In this Book
- Last Among Equals: Hawaiian Statehood and American Politics
- Published by: University of Hawai'i Press
- View |
- View Citation
This work is licensed under a Creative Commons Attribution-NonCommercial-NoDerivatives 4.0 International License.
Last Among Equals is the first detailed account of Hawaii's quest for statehood. It is a story of struggle and accommodation, of how Hawaii was gradually absorbed into the politcal, economic, and ideological structures of American life. It also recounts the complex process that came into play when the states of the Union were confronted with the difficulty of granting admission to a non-contiguous territory with an overwhelmingly non-Caucasian population. More than any previous study of modern Hawaii, this book explains why Hawaii's legitimate claims to equality and autonomy as a state were frustrated for more than half a century.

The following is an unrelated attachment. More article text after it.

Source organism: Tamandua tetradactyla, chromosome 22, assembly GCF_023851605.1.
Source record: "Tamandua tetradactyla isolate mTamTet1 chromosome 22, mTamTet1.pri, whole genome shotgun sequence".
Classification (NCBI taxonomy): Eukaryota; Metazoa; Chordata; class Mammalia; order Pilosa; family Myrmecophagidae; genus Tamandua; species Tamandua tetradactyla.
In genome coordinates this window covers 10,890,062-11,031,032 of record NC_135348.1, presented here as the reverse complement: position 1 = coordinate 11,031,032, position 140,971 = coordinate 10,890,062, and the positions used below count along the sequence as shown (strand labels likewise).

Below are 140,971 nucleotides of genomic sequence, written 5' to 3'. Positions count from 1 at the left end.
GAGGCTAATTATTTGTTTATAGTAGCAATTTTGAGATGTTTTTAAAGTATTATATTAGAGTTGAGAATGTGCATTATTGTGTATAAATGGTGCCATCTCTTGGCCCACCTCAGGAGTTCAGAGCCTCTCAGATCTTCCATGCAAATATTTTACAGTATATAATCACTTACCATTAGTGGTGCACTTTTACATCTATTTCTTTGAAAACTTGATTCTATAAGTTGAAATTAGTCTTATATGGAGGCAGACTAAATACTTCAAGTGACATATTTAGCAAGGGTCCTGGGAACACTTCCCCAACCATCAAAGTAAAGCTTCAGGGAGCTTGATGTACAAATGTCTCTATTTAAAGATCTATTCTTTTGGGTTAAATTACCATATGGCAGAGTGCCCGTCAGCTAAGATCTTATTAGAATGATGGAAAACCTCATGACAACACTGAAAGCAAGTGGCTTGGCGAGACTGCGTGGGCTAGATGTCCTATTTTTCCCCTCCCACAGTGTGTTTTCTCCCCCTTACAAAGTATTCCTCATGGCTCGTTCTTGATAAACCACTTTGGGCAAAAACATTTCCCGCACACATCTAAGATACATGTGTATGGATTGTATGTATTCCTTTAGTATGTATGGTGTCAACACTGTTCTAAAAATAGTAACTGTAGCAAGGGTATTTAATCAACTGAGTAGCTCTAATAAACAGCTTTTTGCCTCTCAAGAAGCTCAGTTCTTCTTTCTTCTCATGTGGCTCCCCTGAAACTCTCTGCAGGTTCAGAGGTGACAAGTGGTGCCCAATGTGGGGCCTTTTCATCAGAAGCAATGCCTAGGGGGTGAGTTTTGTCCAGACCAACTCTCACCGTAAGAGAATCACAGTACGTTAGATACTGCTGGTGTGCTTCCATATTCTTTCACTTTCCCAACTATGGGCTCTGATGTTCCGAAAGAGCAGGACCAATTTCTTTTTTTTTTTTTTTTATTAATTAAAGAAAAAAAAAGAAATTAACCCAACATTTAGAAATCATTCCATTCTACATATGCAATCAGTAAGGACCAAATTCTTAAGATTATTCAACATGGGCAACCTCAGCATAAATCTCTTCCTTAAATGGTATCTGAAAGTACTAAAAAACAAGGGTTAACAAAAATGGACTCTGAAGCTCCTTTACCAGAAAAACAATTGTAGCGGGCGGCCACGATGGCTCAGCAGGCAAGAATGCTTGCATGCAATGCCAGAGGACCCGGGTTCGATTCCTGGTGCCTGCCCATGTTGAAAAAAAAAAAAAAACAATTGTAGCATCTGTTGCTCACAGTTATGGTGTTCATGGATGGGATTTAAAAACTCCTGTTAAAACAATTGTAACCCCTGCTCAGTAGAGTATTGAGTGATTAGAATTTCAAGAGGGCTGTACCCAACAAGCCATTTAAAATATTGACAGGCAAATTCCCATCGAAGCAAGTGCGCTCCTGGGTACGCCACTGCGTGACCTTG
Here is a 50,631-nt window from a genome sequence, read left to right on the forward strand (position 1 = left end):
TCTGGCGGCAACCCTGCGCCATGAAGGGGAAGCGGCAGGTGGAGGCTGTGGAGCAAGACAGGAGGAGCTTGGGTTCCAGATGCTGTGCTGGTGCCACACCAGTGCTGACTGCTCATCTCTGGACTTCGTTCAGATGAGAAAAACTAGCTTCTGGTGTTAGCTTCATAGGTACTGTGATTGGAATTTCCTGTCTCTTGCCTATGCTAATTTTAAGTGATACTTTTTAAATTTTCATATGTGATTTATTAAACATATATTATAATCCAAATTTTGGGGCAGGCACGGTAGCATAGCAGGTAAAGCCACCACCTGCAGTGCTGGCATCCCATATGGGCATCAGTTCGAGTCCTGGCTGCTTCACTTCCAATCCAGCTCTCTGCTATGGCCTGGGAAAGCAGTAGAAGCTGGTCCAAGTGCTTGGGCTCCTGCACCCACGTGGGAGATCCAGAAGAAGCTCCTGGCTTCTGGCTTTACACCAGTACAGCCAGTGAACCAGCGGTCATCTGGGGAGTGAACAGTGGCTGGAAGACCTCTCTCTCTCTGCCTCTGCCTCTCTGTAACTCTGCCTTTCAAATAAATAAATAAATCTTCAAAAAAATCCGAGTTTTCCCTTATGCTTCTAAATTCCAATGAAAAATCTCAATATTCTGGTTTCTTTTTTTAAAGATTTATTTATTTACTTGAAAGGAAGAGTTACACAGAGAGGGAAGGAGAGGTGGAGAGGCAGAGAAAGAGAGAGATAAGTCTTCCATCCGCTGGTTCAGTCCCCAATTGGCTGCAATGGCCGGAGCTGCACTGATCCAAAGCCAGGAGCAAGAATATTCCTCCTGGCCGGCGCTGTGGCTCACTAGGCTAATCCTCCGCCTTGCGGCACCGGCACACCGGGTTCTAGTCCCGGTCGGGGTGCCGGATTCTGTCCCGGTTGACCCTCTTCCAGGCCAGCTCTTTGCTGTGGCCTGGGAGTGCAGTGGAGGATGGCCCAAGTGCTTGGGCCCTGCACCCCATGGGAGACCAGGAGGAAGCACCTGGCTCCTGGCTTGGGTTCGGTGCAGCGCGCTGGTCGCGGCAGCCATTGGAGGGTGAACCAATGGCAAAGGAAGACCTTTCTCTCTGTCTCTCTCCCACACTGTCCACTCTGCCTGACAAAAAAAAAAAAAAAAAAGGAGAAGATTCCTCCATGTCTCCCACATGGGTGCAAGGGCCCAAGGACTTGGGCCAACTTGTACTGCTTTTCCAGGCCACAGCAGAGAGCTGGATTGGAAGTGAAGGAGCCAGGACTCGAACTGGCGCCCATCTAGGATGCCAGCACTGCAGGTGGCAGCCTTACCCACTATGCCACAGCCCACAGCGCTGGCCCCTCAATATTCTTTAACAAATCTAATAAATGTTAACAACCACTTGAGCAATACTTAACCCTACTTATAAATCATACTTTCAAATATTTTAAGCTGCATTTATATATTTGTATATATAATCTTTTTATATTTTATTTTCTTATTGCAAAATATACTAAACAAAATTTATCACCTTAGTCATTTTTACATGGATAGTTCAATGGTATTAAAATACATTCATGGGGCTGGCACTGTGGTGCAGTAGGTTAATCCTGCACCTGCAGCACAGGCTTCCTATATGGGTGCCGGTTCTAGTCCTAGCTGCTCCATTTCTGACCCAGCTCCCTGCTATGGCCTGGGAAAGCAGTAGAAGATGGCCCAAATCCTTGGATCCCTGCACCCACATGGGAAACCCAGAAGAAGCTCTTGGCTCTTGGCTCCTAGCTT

Last Among Equals is sure to remain a standard reference for modern Hawaiian and American political historians. As important, it will require a reevaluation of two commonly held myths: that of racial harmony in Hawaii and that of automatic equality under the Constitution of the United States.